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Tutorial 4.1: Galaxy plot in XMETA

 

The Galaxy plot provides a new method for displaying the information found in the funnel plot by creating one-dimensional and two-dimensional plots.

 

To aid in the visualization, we first reduce the dimension of a univariate funnel plot as demonstrated in the left panel of this figure. The main idea is to project the two-dimensional univariate funnel plot (i.e., effect size and standard error are displayed using two axes) to the one-dimensional galaxy plot. The one-dimensional Galaxy plot represents the effect size and standard error data points using circles on an axis. The axis is a continuum for effect size while the size of the circles on the axis corresponds with that study’s precision. Larger studies, and thus studies that are more precise, are represented by bigger circles. The size of each circle coincides with its contribution to the weighted sum estimate of the overall effect size. We can obtain a high-level view of where the effect sizes of different studies fall relative to each other through the one-dimensional galaxy plot .

 

The two-dimensional Galaxy plot incorporates a similar visualization technique and can be used to compare two outcomes. The x and y axes of the Galaxy plot are the two different outcomes being studied. Within the plane, each study is represented by an ellipse whose location and size are determined by the point estimates and precision (inverse of standard error) of the two outcomes. The crosshair in each ellipse helps to display the precision, and its intersection shows the estimate of the bivariate outcomes. The center of mass of the galaxy, which is marked by the red star among the ellipses, corresponds to the overall estimate of the two outcomes. 

 

We term these as Galaxy plots for their similarity to images of galaxies.

Tutorial 4.2: Visualizing Specific Features Using Galaxy Plot

(a). Galaxy-confidence plot:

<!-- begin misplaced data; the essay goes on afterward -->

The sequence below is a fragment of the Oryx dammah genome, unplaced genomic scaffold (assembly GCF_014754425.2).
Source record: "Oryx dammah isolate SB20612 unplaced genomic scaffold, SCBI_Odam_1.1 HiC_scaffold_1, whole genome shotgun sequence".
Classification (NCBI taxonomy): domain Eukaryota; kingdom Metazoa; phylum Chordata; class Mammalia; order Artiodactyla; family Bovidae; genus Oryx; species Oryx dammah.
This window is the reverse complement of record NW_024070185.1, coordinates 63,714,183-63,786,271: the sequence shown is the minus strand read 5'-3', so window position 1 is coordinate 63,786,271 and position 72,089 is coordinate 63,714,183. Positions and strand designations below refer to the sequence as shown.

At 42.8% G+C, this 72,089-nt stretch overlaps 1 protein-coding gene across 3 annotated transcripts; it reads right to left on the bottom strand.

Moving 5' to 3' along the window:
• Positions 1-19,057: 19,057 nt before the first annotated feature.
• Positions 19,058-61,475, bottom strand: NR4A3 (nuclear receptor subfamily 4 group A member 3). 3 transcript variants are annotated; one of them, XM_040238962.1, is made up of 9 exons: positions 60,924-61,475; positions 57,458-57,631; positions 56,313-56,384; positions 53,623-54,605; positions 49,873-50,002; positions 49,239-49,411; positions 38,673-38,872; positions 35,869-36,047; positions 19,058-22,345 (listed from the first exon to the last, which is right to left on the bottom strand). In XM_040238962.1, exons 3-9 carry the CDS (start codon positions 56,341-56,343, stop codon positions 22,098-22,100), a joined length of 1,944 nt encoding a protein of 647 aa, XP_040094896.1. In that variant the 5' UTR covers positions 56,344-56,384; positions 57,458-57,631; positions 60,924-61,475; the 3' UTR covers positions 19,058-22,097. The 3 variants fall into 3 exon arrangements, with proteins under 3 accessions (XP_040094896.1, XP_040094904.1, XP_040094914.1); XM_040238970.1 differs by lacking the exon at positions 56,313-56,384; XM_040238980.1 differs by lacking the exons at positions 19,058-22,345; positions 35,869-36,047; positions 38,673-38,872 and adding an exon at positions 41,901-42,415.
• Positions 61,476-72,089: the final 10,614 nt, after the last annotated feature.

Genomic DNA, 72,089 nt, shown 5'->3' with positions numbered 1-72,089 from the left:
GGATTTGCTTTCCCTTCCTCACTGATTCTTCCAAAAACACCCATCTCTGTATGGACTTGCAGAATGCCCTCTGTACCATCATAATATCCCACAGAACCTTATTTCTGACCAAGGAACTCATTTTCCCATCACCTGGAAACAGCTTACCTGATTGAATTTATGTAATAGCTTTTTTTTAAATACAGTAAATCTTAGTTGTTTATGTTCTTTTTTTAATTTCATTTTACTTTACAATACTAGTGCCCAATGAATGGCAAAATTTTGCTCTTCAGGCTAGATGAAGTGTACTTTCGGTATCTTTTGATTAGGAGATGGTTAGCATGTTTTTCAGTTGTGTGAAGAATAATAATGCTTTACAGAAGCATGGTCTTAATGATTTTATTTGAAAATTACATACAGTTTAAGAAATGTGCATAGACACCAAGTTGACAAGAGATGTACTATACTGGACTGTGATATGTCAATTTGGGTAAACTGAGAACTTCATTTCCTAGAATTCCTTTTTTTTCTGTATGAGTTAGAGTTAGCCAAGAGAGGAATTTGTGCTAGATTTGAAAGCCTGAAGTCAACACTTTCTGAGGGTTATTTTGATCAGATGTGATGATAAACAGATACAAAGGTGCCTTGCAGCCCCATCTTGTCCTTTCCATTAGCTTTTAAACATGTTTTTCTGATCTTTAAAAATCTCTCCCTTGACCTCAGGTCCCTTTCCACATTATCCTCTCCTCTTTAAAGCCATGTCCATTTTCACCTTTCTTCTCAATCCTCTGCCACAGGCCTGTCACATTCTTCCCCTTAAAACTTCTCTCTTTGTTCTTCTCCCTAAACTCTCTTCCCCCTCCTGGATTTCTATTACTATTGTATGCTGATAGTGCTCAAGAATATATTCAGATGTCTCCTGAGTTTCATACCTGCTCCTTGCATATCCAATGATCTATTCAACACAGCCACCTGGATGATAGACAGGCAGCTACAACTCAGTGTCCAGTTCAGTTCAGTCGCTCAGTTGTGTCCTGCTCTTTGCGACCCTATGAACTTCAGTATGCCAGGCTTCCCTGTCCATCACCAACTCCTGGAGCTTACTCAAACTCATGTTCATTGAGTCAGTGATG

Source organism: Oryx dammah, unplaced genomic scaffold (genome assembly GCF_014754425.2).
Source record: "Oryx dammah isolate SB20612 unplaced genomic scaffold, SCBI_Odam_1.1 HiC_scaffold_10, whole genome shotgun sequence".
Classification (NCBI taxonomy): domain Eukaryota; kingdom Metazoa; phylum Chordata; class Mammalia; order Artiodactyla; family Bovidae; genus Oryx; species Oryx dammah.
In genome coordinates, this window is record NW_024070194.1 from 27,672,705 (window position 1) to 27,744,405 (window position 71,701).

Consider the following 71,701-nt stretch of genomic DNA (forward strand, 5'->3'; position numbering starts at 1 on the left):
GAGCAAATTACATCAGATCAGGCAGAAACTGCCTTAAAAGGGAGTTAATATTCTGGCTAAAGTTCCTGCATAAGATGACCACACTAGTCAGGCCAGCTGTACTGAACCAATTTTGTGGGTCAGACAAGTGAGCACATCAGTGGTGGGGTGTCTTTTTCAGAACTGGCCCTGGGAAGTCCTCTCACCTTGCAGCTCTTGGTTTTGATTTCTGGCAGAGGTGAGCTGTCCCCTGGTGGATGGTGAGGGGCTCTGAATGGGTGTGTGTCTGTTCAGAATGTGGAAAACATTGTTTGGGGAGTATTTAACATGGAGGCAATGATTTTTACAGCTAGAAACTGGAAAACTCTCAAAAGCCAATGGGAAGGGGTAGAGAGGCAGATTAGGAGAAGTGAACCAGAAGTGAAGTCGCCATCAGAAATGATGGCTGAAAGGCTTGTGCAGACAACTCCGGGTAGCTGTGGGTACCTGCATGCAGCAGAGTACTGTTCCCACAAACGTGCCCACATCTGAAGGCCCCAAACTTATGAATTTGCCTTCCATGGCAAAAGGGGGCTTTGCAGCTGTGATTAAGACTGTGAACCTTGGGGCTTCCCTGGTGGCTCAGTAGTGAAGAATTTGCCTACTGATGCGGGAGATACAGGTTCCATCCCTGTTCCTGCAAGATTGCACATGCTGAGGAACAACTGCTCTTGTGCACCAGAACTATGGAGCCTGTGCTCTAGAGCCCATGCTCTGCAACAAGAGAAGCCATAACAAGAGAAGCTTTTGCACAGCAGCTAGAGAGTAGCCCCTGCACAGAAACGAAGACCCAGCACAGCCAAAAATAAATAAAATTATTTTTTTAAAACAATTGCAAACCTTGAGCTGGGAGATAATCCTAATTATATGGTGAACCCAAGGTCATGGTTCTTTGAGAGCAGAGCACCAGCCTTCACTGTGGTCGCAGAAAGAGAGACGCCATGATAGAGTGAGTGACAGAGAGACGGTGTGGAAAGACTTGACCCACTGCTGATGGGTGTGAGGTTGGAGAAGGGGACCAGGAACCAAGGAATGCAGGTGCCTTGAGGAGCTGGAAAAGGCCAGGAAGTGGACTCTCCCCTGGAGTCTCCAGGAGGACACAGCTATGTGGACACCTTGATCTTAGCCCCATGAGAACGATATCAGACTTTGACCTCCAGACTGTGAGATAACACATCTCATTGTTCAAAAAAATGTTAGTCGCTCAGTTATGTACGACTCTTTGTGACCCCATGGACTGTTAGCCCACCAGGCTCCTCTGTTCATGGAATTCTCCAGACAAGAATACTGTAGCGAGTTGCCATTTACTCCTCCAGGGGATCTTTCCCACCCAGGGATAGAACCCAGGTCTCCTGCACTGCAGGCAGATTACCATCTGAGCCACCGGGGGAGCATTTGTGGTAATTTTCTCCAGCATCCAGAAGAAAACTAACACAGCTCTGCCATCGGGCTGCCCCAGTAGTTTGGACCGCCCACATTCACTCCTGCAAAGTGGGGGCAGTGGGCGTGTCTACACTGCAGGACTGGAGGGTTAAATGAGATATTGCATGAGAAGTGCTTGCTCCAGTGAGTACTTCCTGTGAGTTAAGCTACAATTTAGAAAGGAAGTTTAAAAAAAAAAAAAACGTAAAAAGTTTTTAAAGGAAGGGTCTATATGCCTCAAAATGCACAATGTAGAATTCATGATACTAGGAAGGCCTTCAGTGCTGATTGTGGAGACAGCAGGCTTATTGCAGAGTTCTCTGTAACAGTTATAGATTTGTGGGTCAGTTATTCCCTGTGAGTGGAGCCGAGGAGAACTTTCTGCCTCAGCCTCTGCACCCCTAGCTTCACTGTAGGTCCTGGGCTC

The galaxy-confidence plot uses cross-hairs to represent the confidence intervals with the cross point showing the point estimate of the bivariate outcome. The confidence intervals are then compared with the lines representing no effect (i.e., black dash lines) to help determine the significance of the effect sizes.

(b). Galaxy-correlation plot:

The galaxy-correlation plot displays the within-study correlation of each individual study by an arrow starting from the center of the ellipse. We restrict the range of arrow to the right side of the ellipse, and the range of correlation (-1, 1) is mapped to the radian range (an arrow above the x-axis represents a positive correlation, while one below the x-axis represents a negative correlation). 

(c). Galaxy-heterogeneity plot:

TThe galaxy-heterogeneity plot enables investigations of heterogeneity in a bivariate space. For example, the ellipses in green represent the studies comparing Treatment A and the placebo, while the ellipses in blue represent the studies comparing Treatment B and the placebo. 

(d). PB investigation:

In the presence of PB, the galaxy plot is usually not symmetric around the estimated center of mass. More sophisticated statistical methods to quantify and correct for PB can be developed based on this Galaxy plot.

Tutorial 5: Statistical Test to Evaluate Bias

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